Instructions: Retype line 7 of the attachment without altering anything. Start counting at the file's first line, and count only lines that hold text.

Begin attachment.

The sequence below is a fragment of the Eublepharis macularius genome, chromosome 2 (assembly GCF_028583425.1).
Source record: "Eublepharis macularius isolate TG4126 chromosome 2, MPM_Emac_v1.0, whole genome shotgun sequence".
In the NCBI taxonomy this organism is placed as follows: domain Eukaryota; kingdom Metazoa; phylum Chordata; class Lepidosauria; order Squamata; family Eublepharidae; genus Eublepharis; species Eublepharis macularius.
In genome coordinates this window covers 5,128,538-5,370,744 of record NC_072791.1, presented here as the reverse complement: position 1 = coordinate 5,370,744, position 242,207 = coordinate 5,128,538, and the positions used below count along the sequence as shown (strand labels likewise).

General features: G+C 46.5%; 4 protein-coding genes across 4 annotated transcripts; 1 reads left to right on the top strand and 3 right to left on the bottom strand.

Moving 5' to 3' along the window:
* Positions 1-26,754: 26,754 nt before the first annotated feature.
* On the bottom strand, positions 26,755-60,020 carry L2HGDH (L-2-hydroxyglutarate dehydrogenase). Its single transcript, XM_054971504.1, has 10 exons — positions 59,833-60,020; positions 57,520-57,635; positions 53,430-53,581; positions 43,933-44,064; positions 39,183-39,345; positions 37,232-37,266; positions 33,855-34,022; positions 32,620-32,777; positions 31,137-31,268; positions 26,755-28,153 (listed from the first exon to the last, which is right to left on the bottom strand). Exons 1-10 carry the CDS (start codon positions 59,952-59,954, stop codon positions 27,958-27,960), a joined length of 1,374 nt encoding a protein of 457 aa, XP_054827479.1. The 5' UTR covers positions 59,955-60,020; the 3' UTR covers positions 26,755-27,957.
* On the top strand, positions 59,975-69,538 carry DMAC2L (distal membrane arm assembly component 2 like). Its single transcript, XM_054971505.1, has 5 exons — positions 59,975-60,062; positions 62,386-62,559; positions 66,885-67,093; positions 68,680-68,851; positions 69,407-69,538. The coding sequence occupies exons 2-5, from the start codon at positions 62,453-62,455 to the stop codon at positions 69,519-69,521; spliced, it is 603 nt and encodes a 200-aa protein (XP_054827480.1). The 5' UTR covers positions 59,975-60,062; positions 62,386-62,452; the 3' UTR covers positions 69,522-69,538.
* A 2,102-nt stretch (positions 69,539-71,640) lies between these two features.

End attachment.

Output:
* Positions 1-26,754: 26,754 nt before the first annotated feature.